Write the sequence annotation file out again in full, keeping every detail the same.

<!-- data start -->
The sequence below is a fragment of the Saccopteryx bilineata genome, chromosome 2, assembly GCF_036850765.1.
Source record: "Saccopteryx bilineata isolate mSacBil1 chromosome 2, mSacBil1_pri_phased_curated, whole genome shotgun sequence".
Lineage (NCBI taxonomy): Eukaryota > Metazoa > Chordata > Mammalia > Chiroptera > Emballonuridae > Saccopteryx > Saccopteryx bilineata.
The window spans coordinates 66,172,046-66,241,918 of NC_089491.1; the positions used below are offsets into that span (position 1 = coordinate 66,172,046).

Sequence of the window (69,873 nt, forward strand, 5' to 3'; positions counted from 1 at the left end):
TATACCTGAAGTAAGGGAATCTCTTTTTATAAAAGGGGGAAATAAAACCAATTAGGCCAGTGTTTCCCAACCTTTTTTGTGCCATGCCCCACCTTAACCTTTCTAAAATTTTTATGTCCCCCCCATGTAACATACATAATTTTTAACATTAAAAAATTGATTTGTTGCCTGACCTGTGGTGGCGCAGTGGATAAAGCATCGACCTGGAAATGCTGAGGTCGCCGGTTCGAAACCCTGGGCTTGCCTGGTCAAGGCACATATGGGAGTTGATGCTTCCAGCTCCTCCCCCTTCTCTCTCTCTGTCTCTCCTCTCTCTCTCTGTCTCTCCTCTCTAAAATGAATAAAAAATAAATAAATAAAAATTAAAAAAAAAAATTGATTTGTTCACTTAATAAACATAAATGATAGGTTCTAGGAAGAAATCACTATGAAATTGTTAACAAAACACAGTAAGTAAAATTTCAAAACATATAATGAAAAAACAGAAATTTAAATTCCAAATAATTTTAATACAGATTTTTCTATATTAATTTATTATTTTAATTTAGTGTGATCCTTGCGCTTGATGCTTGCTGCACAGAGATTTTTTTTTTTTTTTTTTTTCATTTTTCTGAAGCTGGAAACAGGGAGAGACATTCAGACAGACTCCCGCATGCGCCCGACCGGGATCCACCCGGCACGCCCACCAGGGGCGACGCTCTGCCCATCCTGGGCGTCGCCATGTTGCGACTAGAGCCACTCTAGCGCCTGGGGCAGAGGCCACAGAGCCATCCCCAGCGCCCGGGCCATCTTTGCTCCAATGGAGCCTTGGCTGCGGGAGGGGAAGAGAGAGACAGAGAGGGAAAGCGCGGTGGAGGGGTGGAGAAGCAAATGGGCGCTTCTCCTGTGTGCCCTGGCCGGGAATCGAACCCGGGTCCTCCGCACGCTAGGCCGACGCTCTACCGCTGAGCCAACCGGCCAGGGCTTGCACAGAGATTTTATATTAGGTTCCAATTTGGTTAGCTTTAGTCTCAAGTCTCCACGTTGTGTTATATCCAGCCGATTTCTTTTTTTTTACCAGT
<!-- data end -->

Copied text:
The sequence below is a fragment of the Saccopteryx bilineata genome, chromosome 2, assembly GCF_036850765.1.
Source record: "Saccopteryx bilineata isolate mSacBil1 chromosome 2, mSacBil1_pri_phased_curated, whole genome shotgun sequence".
Lineage (NCBI taxonomy): Eukaryota > Metazoa > Chordata > Mammalia > Chiroptera > Emballonuridae > Saccopteryx > Saccopteryx bilineata.
The window spans coordinates 66,172,046-66,241,918 of NC_089491.1; the positions used below are offsets into that span (position 1 = coordinate 66,172,046).

Sequence of the window (69,873 nt, forward strand, 5' to 3'; positions counted from 1 at the left end):
TATACCTGAAGTAAGGGAATCTCTTTTTATAAAAGGGGGAAATAAAACCAATTAGGCCAGTGTTTCCCAACCTTTTTTGTGCCATGCCCCACCTTAACCTTTCTAAAATTTTTATGTCCCCCCCATGTAACATACATAATTTTTAACATTAAAAAATTGATTTGTTGCCTGACCTGTGGTGGCGCAGTGGATAAAGCATCGACCTGGAAATGCTGAGGTCGCCGGTTCGAAACCCTGGGCTTGCCTGGTCAAGGCACATATGGGAGTTGATGCTTCCAGCTCCTCCCCCTTCTCTCTCTCTGTCTCTCCTCTCTCTCTCTGTCTCTCCTCTCTAAAATGAATAAAAAATAAATAAATAAAAATTAAAAAAAAAAATTGATTTGTTCACTTAATAAACATAAATGATAGGTTCTAGGAAGAAATCACTATGAAATTGTTAACAAAACACAGTAAGTAAAATTTCAAAACATATAATGAAAAAACAGAAATTTAAATTCCAAATAATTTTAATACAGATTTTTCTATATTAATTTATTATTTTAATTTAGTGTGATCCTTGCGCTTGATGCTTGCTGCACAGAGATTTTTTTTTTTTTTTTTTTTCATTTTTCTGAAGCTGGAAACAGGGAGAGACATTCAGACAGACTCCCGCATGCGCCCGACCGGGATCCACCCGGCACGCCCACCAGGGGCGACGCTCTGCCCATCCTGGGCGTCGCCATGTTGCGACTAGAGCCACTCTAGCGCCTGGGGCAGAGGCCACAGAGCCATCCCCAGCGCCCGGGCCATCTTTGCTCCAATGGAGCCTTGGCTGCGGGAGGGGAAGAGAGAGACAGAGAGGGAAAGCGCGGTGGAGGGGTGGAGAAGCAAATGGGCGCTTCTCCTGTGTGCCCTGGCCGGGAATCGAACCCGGGTCCTCCGCACGCTAGGCCGACGCTCTACCGCTGAGCCAACCGGCCAGGGCTTGCACAGAGATTTTATATTAGGTTCCAATTTGGTTAGCTTTAGTCTCAAGTCTCCACGTTGTGTTATATCCAGCCGATTTCTTTTTTTTTACCAGT